I’ve been thinking about this question a lot lately. I admit that, most of the time, I am doing “other” things while my students are reading: working with a student one-on-one, grading papers, meeting with a reading group, organising materials, or answering student questions. All of these are important tasks that are hard to find time to do well, but they are, except for working one-on-one or with a group, probably things that can be done during my plan time or before/after school. What I would like to while my students are reading is to also read. I want to be able to model independent reading and to be a part of a classroom of readers. My goal is to have a time each day during which every person in the room, teachers and students, are engaged in reading. Then we will talk together about what we have read, sharing our favourite parts, encouraging others to read what we are reading, and talk about our future reading plans.
That’s the goal, at least.
Today we took a small step in that direction. After P.E. on Thursdays, we have about 25 minutes before it is time for the students to go to their fine arts class. I have chosen to use this time as an independent reading time. All of the students SOAR (Spread Out And Read) in the classroom while I have light instrumental music (usually the soundtrack of Doctor Who, in case you were wondering) playing. Usually I am doing “other” things during this reading, but today I actually took out my book and read with my students.
It was wonderful. As I surveyed the room, I saw all of my students reading books that they have selected. The levels, genres, and themes were as diverse as my group of twenty-six students. In fact, I don’t think anyone was reading the same book! But all were reading. And the best part? All were reading. I didn’t have to get up and redirect students, I didn’t have to call out any students for distracting others or getting off task. And I got to read my book (Uglies by Scott Westerfield, which I am alternating with Greg Michie’s Holler If You Hear Me). I hope to read with my students more as the year approaches its end. And maybe next year I will be able to set this as something we do early on.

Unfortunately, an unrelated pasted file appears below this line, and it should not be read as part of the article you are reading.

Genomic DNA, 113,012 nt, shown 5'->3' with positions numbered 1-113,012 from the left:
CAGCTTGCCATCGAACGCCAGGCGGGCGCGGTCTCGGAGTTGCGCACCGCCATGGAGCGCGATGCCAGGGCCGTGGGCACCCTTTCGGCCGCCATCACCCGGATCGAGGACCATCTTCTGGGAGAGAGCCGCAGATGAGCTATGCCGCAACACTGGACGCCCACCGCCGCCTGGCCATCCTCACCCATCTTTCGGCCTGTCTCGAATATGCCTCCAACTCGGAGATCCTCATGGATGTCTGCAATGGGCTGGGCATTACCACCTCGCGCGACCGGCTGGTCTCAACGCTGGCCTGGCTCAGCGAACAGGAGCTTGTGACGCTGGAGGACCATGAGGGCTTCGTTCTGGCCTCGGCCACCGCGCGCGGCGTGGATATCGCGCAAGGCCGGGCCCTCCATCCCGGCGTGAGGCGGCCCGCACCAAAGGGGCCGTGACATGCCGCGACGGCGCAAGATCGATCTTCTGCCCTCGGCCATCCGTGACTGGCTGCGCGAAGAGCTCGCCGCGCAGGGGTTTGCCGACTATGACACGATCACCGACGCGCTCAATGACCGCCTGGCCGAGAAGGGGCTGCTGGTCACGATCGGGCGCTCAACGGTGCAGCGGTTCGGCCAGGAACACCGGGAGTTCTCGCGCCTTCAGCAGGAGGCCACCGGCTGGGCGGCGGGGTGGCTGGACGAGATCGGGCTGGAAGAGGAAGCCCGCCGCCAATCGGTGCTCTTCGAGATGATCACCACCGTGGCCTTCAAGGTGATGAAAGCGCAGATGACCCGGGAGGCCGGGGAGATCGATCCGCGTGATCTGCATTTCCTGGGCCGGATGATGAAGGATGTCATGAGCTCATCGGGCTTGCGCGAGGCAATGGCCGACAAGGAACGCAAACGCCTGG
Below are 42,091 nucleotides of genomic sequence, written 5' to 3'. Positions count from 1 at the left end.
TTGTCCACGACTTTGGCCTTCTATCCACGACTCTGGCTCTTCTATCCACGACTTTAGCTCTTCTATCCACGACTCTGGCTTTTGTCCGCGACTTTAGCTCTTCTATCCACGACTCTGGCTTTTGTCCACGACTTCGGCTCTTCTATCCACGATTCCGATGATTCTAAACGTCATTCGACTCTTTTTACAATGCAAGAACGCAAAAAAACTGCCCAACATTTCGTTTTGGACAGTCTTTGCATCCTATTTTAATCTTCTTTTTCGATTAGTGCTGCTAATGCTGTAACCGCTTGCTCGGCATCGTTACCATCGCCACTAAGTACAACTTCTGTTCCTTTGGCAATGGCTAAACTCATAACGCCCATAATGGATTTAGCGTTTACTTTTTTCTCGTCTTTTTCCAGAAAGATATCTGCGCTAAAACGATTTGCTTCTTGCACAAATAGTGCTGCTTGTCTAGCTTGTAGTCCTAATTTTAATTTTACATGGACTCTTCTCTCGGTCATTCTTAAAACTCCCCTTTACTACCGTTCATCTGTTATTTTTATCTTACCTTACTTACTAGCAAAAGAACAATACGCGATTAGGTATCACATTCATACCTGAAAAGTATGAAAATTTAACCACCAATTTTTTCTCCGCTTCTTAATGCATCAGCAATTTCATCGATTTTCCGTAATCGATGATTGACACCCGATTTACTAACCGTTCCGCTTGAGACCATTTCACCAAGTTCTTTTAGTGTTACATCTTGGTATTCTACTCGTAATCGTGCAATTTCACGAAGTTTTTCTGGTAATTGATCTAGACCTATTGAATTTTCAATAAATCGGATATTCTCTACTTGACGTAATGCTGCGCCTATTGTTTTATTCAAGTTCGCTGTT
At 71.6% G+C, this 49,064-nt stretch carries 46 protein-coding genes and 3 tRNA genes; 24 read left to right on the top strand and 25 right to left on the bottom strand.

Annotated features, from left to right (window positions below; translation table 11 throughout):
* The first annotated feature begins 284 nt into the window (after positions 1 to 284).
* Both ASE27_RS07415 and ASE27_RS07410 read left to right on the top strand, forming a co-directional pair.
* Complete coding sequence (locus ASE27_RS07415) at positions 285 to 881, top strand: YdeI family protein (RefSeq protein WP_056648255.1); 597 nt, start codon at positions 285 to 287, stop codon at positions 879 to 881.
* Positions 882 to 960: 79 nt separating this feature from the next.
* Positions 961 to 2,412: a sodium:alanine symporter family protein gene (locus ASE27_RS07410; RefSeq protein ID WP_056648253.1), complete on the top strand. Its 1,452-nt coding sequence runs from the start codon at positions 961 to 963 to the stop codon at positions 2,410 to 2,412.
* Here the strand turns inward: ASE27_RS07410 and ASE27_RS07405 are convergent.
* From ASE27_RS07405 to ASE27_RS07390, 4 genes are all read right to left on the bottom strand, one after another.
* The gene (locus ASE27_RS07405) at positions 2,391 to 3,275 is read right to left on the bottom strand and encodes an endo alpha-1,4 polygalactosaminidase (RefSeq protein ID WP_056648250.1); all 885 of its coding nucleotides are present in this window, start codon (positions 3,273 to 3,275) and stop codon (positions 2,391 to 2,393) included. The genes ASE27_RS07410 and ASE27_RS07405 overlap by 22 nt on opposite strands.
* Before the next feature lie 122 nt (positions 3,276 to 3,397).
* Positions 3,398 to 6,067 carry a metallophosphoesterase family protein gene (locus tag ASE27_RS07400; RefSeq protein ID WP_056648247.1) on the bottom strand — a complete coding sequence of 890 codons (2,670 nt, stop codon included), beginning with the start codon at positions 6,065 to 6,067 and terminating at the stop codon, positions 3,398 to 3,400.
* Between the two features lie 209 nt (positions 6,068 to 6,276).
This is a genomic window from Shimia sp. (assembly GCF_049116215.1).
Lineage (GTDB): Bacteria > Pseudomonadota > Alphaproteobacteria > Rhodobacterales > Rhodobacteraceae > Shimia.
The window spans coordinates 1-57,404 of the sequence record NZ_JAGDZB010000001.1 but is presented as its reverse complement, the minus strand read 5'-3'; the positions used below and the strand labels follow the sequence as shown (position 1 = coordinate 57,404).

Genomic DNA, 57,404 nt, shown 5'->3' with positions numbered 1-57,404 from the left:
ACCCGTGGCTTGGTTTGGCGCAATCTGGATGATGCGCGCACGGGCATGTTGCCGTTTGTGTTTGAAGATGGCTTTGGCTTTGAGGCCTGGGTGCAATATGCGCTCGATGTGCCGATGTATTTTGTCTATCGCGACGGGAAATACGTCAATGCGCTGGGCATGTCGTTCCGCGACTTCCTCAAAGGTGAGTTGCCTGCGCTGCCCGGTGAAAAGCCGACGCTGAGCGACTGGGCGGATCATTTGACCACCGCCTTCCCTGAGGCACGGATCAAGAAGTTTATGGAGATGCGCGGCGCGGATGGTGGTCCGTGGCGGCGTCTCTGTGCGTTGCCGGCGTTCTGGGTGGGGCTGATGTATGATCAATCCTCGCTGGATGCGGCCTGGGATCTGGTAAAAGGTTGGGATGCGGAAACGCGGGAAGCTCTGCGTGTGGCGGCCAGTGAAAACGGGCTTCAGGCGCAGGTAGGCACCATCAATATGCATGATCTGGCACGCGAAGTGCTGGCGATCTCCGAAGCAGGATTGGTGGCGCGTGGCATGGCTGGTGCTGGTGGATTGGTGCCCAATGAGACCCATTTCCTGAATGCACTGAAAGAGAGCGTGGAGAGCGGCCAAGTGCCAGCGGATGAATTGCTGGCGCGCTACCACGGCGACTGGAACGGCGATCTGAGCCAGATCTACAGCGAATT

We started our last major arithmetic unit for the year this week: fractions and decimals. We actually started yesterday, with a lesson on fraction chains, such as 1/4 + 1/4 + 1/4 = 3/4. The idea of this lesson was for the students to recognise that the denominator in a fraction does not change as we add the numerators. To emphasise this, I wrote the following on the board and then had the entire class to say it aloud together:
When adding or subtracting fractions with like denominators, the denominator DOES NOT CHANGE.
If their homework is any indicator, I think they got it, which made me very, very, very happy! Today we moved on to the next step of working with fractions: determining the pairs that make a whole. For example 1/5 + 4/5 = 5/5 = 1 or 2/5 + 3/5 = 5/5 =1. The lesson itself went very quickly and I wanted my class to have extra practice figuring out the missing pairs. To do this, I broke out my trusty 12-sided dice. I rolled the numbers to generate a fraction, such as 1/2, 4/9, 11/12, 3/7, etc. I made sure that the numerator was also less than the denominator. After doing a few together as a class, we played Around the World with Fractions.
The game is simple: two students stand up, I roll the dice, give them the fraction, and they compete to be the first one to give the missing pair to make a whole. We were able to go around the room very quickly. One student actually made it all the way “around the world” which is a rare event in my classroom of 26 fourth graders!
It was a very simple game, but the students wanted to play again at the end of the day and then my students who are participating in our extended learning program wanted to play then, too! (We didn’t, though, because we already had other things on the agenda for the 90 minutes we work together after school.) We will continue to use the 12-sided dice to practice fractions, using them to generate equivalent fractions, to add fractions with like denominators, and even to convert improper fractions into mixed numbers. The options are not-quite-but-almost endless!